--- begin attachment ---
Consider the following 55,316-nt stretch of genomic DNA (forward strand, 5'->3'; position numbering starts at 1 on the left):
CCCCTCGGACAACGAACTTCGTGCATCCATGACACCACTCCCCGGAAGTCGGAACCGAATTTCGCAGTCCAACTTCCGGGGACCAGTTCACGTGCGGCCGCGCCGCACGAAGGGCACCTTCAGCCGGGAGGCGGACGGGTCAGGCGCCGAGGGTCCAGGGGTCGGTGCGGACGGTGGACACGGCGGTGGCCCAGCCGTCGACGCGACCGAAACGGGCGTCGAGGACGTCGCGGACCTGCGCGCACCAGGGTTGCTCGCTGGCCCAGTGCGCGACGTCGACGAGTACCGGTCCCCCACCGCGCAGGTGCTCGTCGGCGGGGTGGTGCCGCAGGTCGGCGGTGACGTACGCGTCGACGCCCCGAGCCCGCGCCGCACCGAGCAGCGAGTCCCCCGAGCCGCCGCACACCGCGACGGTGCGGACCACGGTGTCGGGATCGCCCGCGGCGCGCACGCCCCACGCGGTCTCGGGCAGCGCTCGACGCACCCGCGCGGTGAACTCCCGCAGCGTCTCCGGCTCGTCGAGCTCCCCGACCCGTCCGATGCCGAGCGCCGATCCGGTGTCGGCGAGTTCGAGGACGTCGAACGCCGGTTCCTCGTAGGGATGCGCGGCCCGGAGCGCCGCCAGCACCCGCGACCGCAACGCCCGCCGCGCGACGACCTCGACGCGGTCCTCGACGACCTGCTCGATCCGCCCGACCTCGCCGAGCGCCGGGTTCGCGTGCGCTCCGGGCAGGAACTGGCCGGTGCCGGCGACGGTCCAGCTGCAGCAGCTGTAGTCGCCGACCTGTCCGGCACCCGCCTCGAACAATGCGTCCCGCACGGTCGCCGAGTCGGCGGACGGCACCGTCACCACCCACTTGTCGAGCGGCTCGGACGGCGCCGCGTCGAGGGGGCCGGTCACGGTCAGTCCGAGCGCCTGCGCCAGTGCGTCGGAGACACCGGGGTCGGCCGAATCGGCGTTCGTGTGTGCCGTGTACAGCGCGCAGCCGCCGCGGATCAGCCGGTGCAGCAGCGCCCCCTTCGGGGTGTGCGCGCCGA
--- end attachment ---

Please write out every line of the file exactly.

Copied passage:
Consider the following 55,316-nt stretch of genomic DNA (forward strand, 5'->3'; position numbering starts at 1 on the left):
CCCCTCGGACAACGAACTTCGTGCATCCATGACACCACTCCCCGGAAGTCGGAACCGAATTTCGCAGTCCAACTTCCGGGGACCAGTTCACGTGCGGCCGCGCCGCACGAAGGGCACCTTCAGCCGGGAGGCGGACGGGTCAGGCGCCGAGGGTCCAGGGGTCGGTGCGGACGGTGGACACGGCGGTGGCCCAGCCGTCGACGCGACCGAAACGGGCGTCGAGGACGTCGCGGACCTGCGCGCACCAGGGTTGCTCGCTGGCCCAGTGCGCGACGTCGACGAGTACCGGTCCCCCACCGCGCAGGTGCTCGTCGGCGGGGTGGTGCCGCAGGTCGGCGGTGACGTACGCGTCGACGCCCCGAGCCCGCGCCGCACCGAGCAGCGAGTCCCCCGAGCCGCCGCACACCGCGACGGTGCGGACCACGGTGTCGGGATCGCCCGCGGCGCGCACGCCCCACGCGGTCTCGGGCAGCGCTCGACGCACCCGCGCGGTGAACTCCCGCAGCGTCTCCGGCTCGTCGAGCTCCCCGACCCGTCCGATGCCGAGCGCCGATCCGGTGTCGGCGAGTTCGAGGACGTCGAACGCCGGTTCCTCGTAGGGATGCGCGGCCCGGAGCGCCGCCAGCACCCGCGACCGCAACGCCCGCCGCGCGACGACCTCGACGCGGTCCTCGACGACCTGCTCGATCCGCCCGACCTCGCCGAGCGCCGGGTTCGCGTGCGCTCCGGGCAGGAACTGGCCGGTGCCGGCGACGGTCCAGCTGCAGCAGCTGTAGTCGCCGACCTGTCCGGCACCCGCCTCGAACAATGCGTCCCGCACGGTCGCCGAGTCGGCGGACGGCACCGTCACCACCCACTTGTCGAGCGGCTCGGACGGCGCCGCGTCGAGGGGGCCGGTCACGGTCAGTCCGAGCGCCTGCGCCAGTGCGTCGGAGACACCGGGGTCGGCCGAATCGGCGTTCGTGTGTGCCGTGTACAGCGCGCAGCCGCCGCGGATCAGCCGGTGCAGCAGCGCCCCCTTCGGGGTGTGCGCGCCGA